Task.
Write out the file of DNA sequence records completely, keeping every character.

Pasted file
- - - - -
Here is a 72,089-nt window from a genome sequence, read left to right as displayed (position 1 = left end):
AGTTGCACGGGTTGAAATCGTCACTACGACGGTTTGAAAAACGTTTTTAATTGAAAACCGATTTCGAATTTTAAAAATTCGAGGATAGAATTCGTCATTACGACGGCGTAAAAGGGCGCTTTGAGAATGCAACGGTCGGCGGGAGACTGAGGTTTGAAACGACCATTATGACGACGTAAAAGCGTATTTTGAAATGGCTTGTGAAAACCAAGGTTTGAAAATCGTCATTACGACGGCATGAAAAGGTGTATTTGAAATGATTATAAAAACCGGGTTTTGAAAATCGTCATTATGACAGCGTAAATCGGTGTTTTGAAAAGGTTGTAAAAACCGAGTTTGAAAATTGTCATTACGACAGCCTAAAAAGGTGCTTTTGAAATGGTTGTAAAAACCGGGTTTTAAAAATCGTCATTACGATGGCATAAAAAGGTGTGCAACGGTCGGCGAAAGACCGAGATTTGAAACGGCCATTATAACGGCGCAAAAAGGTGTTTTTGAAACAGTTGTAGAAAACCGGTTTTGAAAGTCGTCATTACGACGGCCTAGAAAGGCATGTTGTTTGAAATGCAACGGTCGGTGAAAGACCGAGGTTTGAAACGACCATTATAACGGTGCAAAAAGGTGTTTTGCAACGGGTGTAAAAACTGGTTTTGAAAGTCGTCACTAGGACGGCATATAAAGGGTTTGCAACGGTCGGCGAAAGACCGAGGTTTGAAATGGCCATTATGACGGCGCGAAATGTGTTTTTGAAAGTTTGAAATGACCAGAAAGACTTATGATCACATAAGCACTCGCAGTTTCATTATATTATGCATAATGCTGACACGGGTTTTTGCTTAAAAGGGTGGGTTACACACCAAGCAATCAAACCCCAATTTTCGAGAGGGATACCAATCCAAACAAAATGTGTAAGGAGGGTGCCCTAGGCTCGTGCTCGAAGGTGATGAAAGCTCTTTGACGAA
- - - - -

Here is a 72,089-nt window from a genome sequence, read left to right as displayed (position 1 = left end):
AGTTGCACGGGTTGAAATCGTCACTACGACGGTTTGAAAAACGTTTTTAATTGAAAACCGATTTCGAATTTTAAAAATTCGAGGATAGAATTCGTCATTACGACGGCGTAAAAGGGCGCTTTGAGAATGCAACGGTCGGCGGGAGACTGAGGTTTGAAACGACCATTATGACGACGTAAAAGCGTATTTTGAAATGGCTTGTGAAAACCAAGGTTTGAAAATCGTCATTACGACGGCATGAAAAGGTGTATTTGAAATGATTATAAAAACCGGGTTTTGAAAATCGTCATTATGACAGCGTAAATCGGTGTTTTGAAAAGGTTGTAAAAACCGAGTTTGAAAATTGTCATTACGACAGCCTAAAAAGGTGCTTTTGAAATGGTTGTAAAAACCGGGTTTTAAAAATCGTCATTACGATGGCATAAAAAGGTGTGCAACGGTCGGCGAAAGACCGAGATTTGAAACGGCCATTATAACGGCGCAAAAAGGTGTTTTTGAAACAGTTGTAGAAAACCGGTTTTGAAAGTCGTCATTACGACGGCCTAGAAAGGCATGTTGTTTGAAATGCAACGGTCGGTGAAAGACCGAGGTTTGAAACGACCATTATAACGGTGCAAAAAGGTGTTTTGCAACGGGTGTAAAAACTGGTTTTGAAAGTCGTCACTAGGACGGCATATAAAGGGTTTGCAACGGTCGGCGAAAGACCGAGGTTTGAAATGGCCATTATGACGGCGCGAAATGTGTTTTTGAAAGTTTGAAATGACCAGAAAGACTTATGATCACATAAGCACTCGCAGTTTCATTATATTATGCATAATGCTGACACGGGTTTTTGCTTAAAAGGGTGGGTTACACACCAAGCAATCAAACCCCAATTTTCGAGAGGGATACCAATCCAAACAAAATGTGTAAGGAGGGTGCCCTAGGCTCGTGCTCGAAGGTGATGAAAGCTCTTTGACGAA